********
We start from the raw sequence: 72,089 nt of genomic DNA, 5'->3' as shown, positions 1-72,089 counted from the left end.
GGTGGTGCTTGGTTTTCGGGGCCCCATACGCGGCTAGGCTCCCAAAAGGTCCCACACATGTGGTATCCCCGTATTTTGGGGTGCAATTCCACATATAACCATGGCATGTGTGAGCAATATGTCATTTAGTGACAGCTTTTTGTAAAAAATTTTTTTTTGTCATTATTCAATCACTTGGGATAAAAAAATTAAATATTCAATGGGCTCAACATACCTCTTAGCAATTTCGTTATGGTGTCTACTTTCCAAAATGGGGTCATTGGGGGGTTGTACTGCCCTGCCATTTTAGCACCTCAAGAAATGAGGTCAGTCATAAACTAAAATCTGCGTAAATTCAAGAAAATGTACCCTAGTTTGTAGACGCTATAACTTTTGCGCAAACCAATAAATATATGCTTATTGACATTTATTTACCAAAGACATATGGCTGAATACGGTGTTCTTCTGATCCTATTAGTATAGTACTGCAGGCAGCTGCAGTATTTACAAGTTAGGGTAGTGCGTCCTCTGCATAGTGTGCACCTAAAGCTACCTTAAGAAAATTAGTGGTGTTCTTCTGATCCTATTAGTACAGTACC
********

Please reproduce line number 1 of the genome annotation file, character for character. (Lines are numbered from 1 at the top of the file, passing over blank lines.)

We start from the raw sequence: 72,089 nt of genomic DNA, 5'->3' as shown, positions 1-72,089 counted from the left end.